Intermediate Frequency Section

Like the RF amplifier, the IF amplifier must effectively amplify the incoming signal. In the case of intermediate frequencies, amplification and filtering are often utilized simultaneously. It is also not uncommon for several stages of IF amplifiers to be used in succession. Choosing a suitable intermediate frequency is a matter of compromise.The lower the IF used, the easier it is to achieve a narrow bandwidth to obtain good selectivity in the receiver and the greater the IF stage gain.
On the other hand, the higher the IF, the further removed is the image frequency from the signal frequency and hence the better the image rejection. The choice of IF is also affected by the selectivity of the RF end of the receiver. If the receiver has a number of RF stages, it is better able to reject an image signal close to the signal frequency and hence a lower IF channel can be tolerated.
Another factor to be considered is the maximum operating frequency the receiver. Assuming Q to be reasonably constant, bandwidth of a tuned circuit is directly proportional to its resonant frequency and hence, the receiver has its widest RF bandwidth and poorest image rejection at the highest frequency end of its tuning range. A number of further factors influence the choice of the intermediate frequency:
• The frequency should be free from radio interference. Standard intermediate frequencies have been established and these are kept dear of signal channel allocation. If possible, one of these standard frequencies should be used.
• An intermediate frequency which is close to some part of the tuning range of the receiver is avoided as this leads to instability when the receiver is tuned near the frequency of the IF channel.
• Ideally, low order harmonics of the intermediate frequency (particularly second and third order) should not fall within the tuning range of the receiver. This requirement cannot always be achieved resulting in possible heterodyne whistles at certain spots within the tuning range.
• Sometimes, quite a high intermediate frequency is chosen because the channel must pass very wide band signals such as those modulated by 5 MHz video used in television. In this case the wide bandwidth circuits are difficult to achieve unless quite high frequencies are used.
• For reasons outlined previously, the intermediate frequency is normally lower than the RF or signal frequency. However, there we some applications, such as in tuning the Low Frequency (LF) band, where this situation could be reversed. In this case, there are difficulties in making the local oscillator track with the signal circuits.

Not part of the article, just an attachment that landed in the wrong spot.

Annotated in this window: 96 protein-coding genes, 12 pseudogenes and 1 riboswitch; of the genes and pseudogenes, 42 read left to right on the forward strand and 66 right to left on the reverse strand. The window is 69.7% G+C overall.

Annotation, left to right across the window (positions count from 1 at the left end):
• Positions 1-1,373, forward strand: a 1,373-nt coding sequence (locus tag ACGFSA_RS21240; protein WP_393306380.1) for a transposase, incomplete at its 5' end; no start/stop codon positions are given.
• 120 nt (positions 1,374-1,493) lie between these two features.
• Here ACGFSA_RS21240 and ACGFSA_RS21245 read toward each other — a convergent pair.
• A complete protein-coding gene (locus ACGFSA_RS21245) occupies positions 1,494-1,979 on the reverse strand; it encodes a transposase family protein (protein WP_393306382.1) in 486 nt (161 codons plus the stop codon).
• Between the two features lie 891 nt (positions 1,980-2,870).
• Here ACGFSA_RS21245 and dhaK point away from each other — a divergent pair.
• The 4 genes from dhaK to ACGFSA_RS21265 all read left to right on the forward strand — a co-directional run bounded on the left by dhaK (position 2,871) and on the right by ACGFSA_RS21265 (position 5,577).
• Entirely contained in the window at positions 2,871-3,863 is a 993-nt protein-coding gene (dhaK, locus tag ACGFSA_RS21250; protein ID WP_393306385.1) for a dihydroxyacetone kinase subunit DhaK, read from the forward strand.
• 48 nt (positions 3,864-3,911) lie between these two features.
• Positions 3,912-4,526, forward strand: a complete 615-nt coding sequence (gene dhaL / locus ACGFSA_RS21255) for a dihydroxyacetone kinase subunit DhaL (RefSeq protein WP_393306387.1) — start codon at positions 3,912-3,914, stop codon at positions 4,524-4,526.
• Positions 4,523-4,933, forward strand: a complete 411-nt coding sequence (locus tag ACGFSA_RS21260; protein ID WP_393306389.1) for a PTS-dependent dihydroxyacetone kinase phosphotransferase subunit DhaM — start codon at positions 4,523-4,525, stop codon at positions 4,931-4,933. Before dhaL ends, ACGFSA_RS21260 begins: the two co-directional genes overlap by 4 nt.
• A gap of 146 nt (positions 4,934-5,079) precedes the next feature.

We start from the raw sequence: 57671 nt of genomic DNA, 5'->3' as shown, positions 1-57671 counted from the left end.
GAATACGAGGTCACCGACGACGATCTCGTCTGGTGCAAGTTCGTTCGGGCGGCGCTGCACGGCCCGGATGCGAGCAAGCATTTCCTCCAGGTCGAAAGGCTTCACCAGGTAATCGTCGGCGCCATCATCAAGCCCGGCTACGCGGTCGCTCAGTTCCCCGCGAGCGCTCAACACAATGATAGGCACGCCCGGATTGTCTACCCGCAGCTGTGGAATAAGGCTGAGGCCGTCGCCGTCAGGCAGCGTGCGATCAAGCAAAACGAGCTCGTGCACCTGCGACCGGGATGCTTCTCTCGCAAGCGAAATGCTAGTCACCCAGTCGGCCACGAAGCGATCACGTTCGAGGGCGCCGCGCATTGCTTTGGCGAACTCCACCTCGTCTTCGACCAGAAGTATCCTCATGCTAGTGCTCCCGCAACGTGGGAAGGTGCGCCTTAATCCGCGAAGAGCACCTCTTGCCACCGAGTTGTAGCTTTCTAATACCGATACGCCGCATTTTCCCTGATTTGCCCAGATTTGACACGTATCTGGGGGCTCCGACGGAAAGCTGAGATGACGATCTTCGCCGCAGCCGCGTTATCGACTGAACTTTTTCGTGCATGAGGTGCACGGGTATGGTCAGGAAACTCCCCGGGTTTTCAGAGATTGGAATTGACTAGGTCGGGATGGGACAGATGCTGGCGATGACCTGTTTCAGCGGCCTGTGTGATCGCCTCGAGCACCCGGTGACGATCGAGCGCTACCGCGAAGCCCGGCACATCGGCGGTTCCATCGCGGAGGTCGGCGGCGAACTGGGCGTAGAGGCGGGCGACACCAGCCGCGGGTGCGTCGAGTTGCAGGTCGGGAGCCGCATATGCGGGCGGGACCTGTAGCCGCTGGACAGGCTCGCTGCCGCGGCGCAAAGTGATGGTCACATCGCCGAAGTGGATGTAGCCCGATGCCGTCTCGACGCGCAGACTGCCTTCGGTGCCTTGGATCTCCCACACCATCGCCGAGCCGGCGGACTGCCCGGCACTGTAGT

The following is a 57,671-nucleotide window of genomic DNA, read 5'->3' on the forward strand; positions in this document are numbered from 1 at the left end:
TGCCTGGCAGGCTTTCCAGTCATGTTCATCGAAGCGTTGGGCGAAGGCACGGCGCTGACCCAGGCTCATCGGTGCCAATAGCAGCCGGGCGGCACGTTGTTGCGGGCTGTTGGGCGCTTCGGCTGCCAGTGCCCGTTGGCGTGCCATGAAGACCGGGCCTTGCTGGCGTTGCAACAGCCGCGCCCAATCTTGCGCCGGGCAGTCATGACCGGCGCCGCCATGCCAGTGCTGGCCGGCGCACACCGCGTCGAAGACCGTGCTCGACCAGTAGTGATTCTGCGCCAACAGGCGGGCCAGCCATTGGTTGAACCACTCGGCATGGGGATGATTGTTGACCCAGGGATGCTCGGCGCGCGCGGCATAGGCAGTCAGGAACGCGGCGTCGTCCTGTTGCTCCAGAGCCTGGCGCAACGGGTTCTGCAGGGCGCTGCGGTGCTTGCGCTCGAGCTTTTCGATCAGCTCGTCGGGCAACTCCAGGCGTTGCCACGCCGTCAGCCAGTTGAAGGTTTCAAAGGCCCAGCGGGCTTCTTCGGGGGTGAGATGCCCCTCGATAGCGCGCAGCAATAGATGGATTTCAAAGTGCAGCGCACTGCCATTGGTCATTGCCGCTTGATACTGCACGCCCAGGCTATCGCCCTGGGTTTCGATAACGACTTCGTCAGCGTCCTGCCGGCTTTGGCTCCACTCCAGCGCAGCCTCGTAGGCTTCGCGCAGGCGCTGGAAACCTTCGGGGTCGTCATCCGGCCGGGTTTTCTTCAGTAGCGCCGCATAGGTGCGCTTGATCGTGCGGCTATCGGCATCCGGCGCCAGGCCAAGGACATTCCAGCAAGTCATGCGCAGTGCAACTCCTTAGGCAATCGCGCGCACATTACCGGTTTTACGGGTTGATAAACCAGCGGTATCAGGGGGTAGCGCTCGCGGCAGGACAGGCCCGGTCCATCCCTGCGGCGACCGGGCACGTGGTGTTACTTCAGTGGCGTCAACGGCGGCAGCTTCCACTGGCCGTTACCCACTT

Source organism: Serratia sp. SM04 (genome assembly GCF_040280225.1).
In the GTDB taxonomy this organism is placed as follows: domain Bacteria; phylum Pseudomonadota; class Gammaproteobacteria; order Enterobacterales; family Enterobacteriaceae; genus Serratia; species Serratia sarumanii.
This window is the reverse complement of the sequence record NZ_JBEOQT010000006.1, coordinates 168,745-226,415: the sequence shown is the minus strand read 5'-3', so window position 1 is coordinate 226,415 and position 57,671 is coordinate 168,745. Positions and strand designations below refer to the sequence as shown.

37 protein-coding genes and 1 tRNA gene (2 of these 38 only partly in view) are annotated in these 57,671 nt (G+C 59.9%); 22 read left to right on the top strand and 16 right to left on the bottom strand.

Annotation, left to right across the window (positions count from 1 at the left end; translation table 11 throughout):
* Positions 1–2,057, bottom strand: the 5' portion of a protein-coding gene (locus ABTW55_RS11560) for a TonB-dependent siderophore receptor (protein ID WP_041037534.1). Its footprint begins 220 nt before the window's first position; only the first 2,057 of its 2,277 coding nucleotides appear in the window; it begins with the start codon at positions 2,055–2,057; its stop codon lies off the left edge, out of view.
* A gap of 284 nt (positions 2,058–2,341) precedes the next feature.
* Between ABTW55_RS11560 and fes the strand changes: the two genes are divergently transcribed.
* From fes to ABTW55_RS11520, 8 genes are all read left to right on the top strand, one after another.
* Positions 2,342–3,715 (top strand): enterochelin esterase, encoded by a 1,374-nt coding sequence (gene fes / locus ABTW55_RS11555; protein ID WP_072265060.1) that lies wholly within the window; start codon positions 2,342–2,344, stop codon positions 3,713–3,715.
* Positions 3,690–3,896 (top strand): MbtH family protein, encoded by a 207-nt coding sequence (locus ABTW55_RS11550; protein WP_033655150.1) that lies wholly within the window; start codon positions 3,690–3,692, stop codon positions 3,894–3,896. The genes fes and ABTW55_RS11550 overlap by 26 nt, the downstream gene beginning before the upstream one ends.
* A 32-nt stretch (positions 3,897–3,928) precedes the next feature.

Detector Stage

The received signal is now processed by the demodulator stage where the audio signal (or baseband signal) is recovered and then further amplified. AM demodulation requires the simple rectification of the RF stage and a simple RC low pass filter to remove remnants of the intermediate frequency. FM signal may be detected using a discriminator or phase-locked loop.

Audio Section

The function of this section is to amplify the audio signal received from the detector stage and hence provide sufficient power to drive the loudspeaker.
TDA7000IC: This is a 20 pin dual monolithic integrated circuit (IC) for mono portable FM radio, where a minimum on peripheral components is important (small dimension and low cost). The pin layout diagram is shown below.

Telescopic Antenna

The antenna of the receiver system picks up both the wanted and unwanted signal sent out from various transmitting stations. Extremely important factor for good work of simple radio receivers is the outside antenna that has to be long enough, and in which voltages induced by the radio transmitters will be high enough. The length of antenna is being determined in accordance with the "TLTB" law (The Longer, The Better).

Design of the FM Tank Circuit

C1, C2, C3 and L1 are given in datasheet as 82pf, 68pf, 220pf and 70nH respectively. Therefore the number of turns using copper wire of length 100mm, cross-sectional area (A) of 15mm and μ of 0.999997 will be
image
image
N ≅ 21turns
The total capacitance is
image
Therefore; the modulating frequency (Fmod) is
image
Where L = 70nH and Ct = 31.8pf and substituting in equation 4, we get
Fmod ≅ 10.7MHz

Design of the FM Oscillatory Circuit

Where Cs1, Cv, Cs2, Cp and L2 are 27pf, 270pf, 100nf, 18pf and 78nH respectively.
Note that Cp is the parasitic capacitance; Cv is the variable capacitance which has the range of Cvmin as 16pf and Cvmax as 286pf.
When we calculate the number of turns of the inductor, where I = 100mm, A = 15mm, and μ = 0.999997;
image
∴ N ≅ 23 turns
Now, we calculate the minimum frequency range as
The effective maximum capacitance (Cmax) is calculated thus;
Where Cmax is Ctmax + Cp
Therefore:
image (6)
Where;
image (7)
Therefore;
image
By Thomson’s formula
image
Where Cmax = 43pf and L2 = 78nH
image
For maximum Frequency range (Fmax)
We calculate the effective minimum capacitance (Cmin)
Where Cmin is (Ctmin + Cp)
Therefore;
image Cmin = 28pf